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December 27, 2012 8:52 am

The Amend Corner: Home for Christmas

Written by Don Amend

Well, Christmas is over for another year.

And a pleasant Christmas it was.



My long-time girlfriend and I spent our 47th Yuletide together just hanging out at home, listening to Christmas music and doing pretty much what we do everyday, puttering around with stuff like knitting, sorting photos, reading and listening to Christmas music.

Such a Christmas is a far cry from Christmases in the past, when we packed up kids, presents and occasionally the family dog and drove clear across the state to Grandma’s house. It was always a good time, with lots of noise and confusion, but not without its aggravations that sometimes robbed the atmosphere of a little Christmas spirit.

There was, for example, the tire that went flat in a snowstorm about 15 miles out of Casper on I-25 late one evening. It’s a bit hard to remember anything about peace on earth when you have to empty the trunk of presents just to get at the spare tire, and then spend the next 150 miles or so hoping that you didn’t leave a package sitting beside the road when you repacked the trunk in the teeth of the gentle breeze that habitually visits central Wyoming.

Now, I’m not saying that I regret those trips, but I was much younger then. Today, I’d rather stay at home. There are far fewer elements likely to raise hackles and spoil your Christmas spirit when it’s just the two of you at home, and staying home uses a lot less gasoline, besides.

That said, I suppose I could have taken exception to my bride’s violation of a long-standing agreement by buying me a Christmas present. Almost 30 years ago, we decided that our kids needed a computer — OK, I wanted one, too — and agreed to finance the purchase by refraining from buying each other presents. That worked out satisfactorily, so we continued the practice in order to help fund other family purchases.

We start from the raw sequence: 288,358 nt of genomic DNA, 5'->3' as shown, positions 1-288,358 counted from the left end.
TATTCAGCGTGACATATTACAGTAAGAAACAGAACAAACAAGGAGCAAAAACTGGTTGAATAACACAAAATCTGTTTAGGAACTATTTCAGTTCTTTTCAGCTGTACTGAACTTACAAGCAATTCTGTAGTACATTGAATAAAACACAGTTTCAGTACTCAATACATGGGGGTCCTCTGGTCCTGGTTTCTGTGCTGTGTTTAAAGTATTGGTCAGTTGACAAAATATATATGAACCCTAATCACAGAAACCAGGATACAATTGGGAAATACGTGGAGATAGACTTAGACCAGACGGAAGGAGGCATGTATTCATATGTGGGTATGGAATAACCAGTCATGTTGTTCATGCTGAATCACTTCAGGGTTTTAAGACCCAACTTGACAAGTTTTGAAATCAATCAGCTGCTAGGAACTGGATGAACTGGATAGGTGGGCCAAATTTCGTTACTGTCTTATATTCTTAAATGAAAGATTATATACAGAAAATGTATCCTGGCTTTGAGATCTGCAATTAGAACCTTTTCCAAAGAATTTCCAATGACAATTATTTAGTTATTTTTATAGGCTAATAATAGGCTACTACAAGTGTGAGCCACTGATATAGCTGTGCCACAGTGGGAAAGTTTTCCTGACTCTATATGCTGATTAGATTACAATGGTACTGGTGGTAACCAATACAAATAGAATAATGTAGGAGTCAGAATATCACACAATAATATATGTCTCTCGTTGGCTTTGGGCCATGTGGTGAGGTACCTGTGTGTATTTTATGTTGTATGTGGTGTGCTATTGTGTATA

In recent years, I have asked her if we should end our agreement and present each other with romance-inspiring gifts, but she has always said no for the mushy romantic reason that I am the only present she wants. Well, a guy can’t argue with that, particularly since he feels the same way about her and doesn’t like to shop anyway.

So I was a bit shaken this year when she brought out a present for me, wondering if I was no longer her favorite present and whether we should begin giving each other presents again, a conclusion she immediately denied.

Still, I might have berated my lady for messing with tradition, especially since she gave me no hint of her intention, thereby leaving me in the awkward position of saying, “But I didn’t get you anything.”

Fortunately, a couple of factors kept me from scolding her. It was a pretty prosaic gift, for one thing, with no precious metals or gems involved. Moreover, I think she was buying the gift for herself as much as for me. We’ve both been complaining about the performance of our old shower head for some time, and she’ll get the same benefits as I will from the one I pulled out of that red gift bag.

Then there was the Christmas dinner she fixed. I won’t go into details, except to say it was definitely not a heart-healthy meal, particularly since it ended with a slice of sour cream raisin pie topped with real whipped cream. It’s really hard to be grumpy with someone who feeds you real whipped cream.

You might think that a couple such as my wife and I would be a bit blue on Christmas due to the absence of grandchildren underfoot. Well, modern technology took care of that by facilitating a couple of calls via that Internet on Skype. We had the opportunity, not only to see the kids and hear them express their thanks, but to actually watch them play with their presents, which seemed to take up acres of space. Talking to them and their parents face to face is much more satisfactory than communicating with faceless voices over the phone, and it eases the blues that could result from being separated at Christmas.

Would we have liked to have been with our kids and grandkids instead of having the quiet day we had at home? Sure, but this way had many advantages — no wrapping paper to pick up, no little pieces of toys to get lost, to list a few. And of course, there was absolutely no chance of the holiday being spoiled by a flat tire in the snow on a dark highway.

It was a merry Christmas.

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